We've been at it for more than 30 years now and there's no reason to stop as long as one of us is still able to operate a bottle opener.
Who we are?
Thomas M. Sprenger, born in '53, escaped the ivory tower writing a love letter for a love-sick warden, often astonished as to what four fingers can do to a guitar, fascinated by all the things that run at low voltage, likes singing in harmony with himself.
Michael Egeri, born in '53 but two month earlier, uses 6 more fingers for his craft, master of putting together weird chords, champion of the cadenza, the human metronome, you name it, hes a whiz when it comes to the black and white keys, artiste extraordinaire with coloured chalk, in charge of the beer supply.
If it wasnt for Michaels urge to get things finished we wouldnt look at 200+ songs and instrumentals weve put together over the years. Im more the type to wait for a kiss from a muse ad infinitum as opposed to Michaels approach of kicking the shifty dame in her pretty backside.
How do we do it?
Regularly. We meet every Wednesday and see what comes up or work on the song we havent finished the Wednesday before. Most of our material is based on keyboard chords because thats what Michael is really good at. With the friendly help of the computer (and Steinbergs Cubase) we fit in instruments that underline the character of the song. Up to that point we dont have the lyrics yet, just a general idea what the song could be about. Writing the lyrics can be a nerve-racking enterprise, because the more I have come to like the song the better the lyrics have to be. Just piecing together some odd words about love, pain and waking up with a bad taste in your mouth just wont do. So I have to try to find something inventive for the lyrics, an unusual subject (see Ice diver), interesting alliterations (loves so tender and surrender comes only in full splendour), a good story or a political issue that is important to us. I think good lyrics should give the listeners pictures that they can keep in mind.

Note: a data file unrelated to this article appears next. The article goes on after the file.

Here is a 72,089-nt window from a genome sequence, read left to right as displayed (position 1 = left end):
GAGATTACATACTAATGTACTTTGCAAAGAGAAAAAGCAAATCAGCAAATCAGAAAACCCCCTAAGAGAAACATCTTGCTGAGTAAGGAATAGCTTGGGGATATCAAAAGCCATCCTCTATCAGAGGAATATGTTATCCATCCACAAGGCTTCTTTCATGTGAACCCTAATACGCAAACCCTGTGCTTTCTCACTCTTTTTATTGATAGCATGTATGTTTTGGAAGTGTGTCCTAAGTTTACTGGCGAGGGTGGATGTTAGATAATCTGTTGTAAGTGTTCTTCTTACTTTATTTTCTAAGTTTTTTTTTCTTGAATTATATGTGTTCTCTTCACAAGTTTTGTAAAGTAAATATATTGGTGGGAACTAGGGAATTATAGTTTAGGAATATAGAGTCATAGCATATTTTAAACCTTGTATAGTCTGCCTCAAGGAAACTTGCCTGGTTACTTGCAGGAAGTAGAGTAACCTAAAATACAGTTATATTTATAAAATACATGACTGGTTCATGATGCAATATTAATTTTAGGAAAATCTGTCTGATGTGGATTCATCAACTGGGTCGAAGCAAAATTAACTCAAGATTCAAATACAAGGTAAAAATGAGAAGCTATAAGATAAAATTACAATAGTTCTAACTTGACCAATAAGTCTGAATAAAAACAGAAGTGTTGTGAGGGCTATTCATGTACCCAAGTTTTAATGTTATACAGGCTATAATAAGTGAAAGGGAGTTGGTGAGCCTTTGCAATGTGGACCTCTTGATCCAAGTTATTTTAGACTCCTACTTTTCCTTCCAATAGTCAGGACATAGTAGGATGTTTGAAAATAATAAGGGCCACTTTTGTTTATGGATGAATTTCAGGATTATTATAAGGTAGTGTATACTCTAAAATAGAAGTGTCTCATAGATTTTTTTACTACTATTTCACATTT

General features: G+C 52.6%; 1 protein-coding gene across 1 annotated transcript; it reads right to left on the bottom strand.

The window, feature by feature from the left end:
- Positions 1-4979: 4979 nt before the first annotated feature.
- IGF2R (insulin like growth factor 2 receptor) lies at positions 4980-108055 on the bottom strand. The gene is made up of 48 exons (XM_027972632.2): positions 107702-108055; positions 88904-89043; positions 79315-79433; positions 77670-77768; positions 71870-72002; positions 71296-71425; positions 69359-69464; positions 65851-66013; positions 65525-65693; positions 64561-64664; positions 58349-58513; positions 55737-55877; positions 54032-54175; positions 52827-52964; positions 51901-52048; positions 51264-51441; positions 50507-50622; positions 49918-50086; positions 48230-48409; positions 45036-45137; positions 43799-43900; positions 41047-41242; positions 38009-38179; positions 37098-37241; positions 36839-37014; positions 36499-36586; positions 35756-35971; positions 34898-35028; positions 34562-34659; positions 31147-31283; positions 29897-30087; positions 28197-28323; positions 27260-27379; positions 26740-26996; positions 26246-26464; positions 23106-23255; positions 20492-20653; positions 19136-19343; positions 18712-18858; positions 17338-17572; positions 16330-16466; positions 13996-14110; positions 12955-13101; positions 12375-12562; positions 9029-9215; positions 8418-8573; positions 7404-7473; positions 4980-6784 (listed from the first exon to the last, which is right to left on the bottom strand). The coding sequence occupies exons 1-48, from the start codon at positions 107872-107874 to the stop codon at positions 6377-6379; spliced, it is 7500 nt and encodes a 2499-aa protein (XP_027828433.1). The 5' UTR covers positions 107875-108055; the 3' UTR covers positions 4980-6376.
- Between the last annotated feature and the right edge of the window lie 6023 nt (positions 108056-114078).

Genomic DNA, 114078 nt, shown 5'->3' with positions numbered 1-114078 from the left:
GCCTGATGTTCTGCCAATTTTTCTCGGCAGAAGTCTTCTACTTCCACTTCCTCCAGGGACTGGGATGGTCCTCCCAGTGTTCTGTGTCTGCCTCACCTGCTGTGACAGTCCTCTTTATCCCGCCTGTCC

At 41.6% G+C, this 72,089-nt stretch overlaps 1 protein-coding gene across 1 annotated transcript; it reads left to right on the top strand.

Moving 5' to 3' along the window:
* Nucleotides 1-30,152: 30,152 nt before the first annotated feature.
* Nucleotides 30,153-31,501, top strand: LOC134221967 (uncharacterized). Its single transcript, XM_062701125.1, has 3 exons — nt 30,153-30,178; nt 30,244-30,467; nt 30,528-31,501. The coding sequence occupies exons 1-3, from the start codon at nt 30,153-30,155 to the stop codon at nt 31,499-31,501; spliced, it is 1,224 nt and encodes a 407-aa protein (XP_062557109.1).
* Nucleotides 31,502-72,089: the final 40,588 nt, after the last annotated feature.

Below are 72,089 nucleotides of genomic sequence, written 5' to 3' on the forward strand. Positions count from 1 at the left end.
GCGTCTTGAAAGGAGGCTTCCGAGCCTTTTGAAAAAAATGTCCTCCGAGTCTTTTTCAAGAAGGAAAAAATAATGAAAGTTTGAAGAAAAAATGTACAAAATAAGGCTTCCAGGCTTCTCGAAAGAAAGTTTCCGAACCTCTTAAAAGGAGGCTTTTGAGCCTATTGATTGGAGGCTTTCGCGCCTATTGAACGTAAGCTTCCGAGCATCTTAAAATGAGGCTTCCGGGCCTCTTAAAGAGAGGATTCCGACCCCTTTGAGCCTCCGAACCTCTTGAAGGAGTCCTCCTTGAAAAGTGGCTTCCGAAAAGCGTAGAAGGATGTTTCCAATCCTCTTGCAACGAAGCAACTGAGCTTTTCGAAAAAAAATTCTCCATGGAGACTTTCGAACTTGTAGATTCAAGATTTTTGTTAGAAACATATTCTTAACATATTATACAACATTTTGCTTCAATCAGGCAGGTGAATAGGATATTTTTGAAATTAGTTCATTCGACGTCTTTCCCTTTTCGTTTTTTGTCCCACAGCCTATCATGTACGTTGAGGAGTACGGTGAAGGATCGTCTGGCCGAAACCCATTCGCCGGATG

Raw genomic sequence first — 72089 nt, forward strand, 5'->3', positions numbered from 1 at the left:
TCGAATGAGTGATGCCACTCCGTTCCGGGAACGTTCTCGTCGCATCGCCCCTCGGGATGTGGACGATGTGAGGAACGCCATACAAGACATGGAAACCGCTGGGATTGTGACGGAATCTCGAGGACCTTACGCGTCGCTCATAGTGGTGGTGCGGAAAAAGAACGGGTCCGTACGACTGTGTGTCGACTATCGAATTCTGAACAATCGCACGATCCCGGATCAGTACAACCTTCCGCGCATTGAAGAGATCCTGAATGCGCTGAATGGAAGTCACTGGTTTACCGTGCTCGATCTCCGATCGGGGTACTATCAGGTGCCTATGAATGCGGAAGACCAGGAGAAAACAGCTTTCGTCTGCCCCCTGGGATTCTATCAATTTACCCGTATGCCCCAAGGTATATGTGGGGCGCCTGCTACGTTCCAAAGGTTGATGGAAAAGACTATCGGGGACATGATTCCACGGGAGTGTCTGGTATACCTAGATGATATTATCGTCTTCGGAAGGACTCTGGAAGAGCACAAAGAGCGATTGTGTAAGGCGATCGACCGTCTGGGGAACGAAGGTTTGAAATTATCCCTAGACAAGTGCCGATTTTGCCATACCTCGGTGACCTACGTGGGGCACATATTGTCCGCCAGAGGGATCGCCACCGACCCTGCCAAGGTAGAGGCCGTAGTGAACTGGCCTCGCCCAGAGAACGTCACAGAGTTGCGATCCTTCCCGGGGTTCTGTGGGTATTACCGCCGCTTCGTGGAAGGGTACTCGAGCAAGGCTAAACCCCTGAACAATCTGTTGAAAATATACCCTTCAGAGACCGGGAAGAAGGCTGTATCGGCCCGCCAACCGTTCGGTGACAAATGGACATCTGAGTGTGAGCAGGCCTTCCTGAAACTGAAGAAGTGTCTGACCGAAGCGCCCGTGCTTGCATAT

We dont stick to any definite style of music. You can find elements of the kind of music we like, namely Rock, Pop, Folk, Blues. The most important thing to us is that each individual song has its own character, that means tune, lyrics, background, rhythm, vocals mould into one.
Thomas M. Sprenger
We don't. We see ourselves as writers/composers rather than as performers.
Definitely the seventies.
A big hand for Steinberg (24 and Cubase) here. The computer has done more for the democratisation of music than the guitar tuner.
Visit our homepage (www.sprenger-egeri.com) and listen to what we've been up to all these years.